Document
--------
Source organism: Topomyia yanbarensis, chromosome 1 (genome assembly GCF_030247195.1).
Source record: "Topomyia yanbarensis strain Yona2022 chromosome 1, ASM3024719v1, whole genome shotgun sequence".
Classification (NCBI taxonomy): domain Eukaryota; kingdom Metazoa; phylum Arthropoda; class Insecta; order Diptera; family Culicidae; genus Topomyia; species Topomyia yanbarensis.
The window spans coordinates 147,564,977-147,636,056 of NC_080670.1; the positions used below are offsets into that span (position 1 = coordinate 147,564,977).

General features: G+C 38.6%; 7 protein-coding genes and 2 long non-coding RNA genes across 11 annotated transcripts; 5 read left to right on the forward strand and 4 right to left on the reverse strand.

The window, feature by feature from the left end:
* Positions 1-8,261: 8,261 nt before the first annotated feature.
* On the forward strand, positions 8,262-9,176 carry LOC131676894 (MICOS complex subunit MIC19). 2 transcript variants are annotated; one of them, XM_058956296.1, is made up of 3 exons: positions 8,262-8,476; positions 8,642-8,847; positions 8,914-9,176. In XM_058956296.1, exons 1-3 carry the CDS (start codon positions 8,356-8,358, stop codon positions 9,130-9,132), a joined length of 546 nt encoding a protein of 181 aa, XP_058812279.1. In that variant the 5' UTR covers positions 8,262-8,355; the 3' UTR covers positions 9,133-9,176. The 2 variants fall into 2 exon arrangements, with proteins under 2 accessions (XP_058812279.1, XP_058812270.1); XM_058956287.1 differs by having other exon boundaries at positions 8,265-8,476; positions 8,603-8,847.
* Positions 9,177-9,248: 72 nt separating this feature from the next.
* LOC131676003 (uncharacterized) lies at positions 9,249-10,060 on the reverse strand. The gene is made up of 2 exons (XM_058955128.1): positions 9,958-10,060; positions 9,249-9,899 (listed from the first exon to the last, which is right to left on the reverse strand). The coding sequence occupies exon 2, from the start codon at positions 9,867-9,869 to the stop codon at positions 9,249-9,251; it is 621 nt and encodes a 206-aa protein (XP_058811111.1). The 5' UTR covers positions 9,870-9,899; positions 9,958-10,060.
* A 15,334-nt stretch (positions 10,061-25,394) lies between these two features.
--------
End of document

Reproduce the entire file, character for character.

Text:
Source organism: Topomyia yanbarensis, chromosome 1 (genome assembly GCF_030247195.1).
Source record: "Topomyia yanbarensis strain Yona2022 chromosome 1, ASM3024719v1, whole genome shotgun sequence".
Classification (NCBI taxonomy): domain Eukaryota; kingdom Metazoa; phylum Arthropoda; class Insecta; order Diptera; family Culicidae; genus Topomyia; species Topomyia yanbarensis.
The window spans coordinates 147,564,977-147,636,056 of NC_080670.1; the positions used below are offsets into that span (position 1 = coordinate 147,564,977).

General features: G+C 38.6%; 7 protein-coding genes and 2 long non-coding RNA genes across 11 annotated transcripts; 5 read left to right on the forward strand and 4 right to left on the reverse strand.

The window, feature by feature from the left end:
* Positions 1-8,261: 8,261 nt before the first annotated feature.
* On the forward strand, positions 8,262-9,176 carry LOC131676894 (MICOS complex subunit MIC19). 2 transcript variants are annotated; one of them, XM_058956296.1, is made up of 3 exons: positions 8,262-8,476; positions 8,642-8,847; positions 8,914-9,176. In XM_058956296.1, exons 1-3 carry the CDS (start codon positions 8,356-8,358, stop codon positions 9,130-9,132), a joined length of 546 nt encoding a protein of 181 aa, XP_058812279.1. In that variant the 5' UTR covers positions 8,262-8,355; the 3' UTR covers positions 9,133-9,176. The 2 variants fall into 2 exon arrangements, with proteins under 2 accessions (XP_058812279.1, XP_058812270.1); XM_058956287.1 differs by having other exon boundaries at positions 8,265-8,476; positions 8,603-8,847.
* Positions 9,177-9,248: 72 nt separating this feature from the next.
* LOC131676003 (uncharacterized) lies at positions 9,249-10,060 on the reverse strand. The gene is made up of 2 exons (XM_058955128.1): positions 9,958-10,060; positions 9,249-9,899 (listed from the first exon to the last, which is right to left on the reverse strand). The coding sequence occupies exon 2, from the start codon at positions 9,867-9,869 to the stop codon at positions 9,249-9,251; it is 621 nt and encodes a 206-aa protein (XP_058811111.1). The 5' UTR covers positions 9,870-9,899; positions 9,958-10,060.
* A 15,334-nt stretch (positions 10,061-25,394) lies between these two features.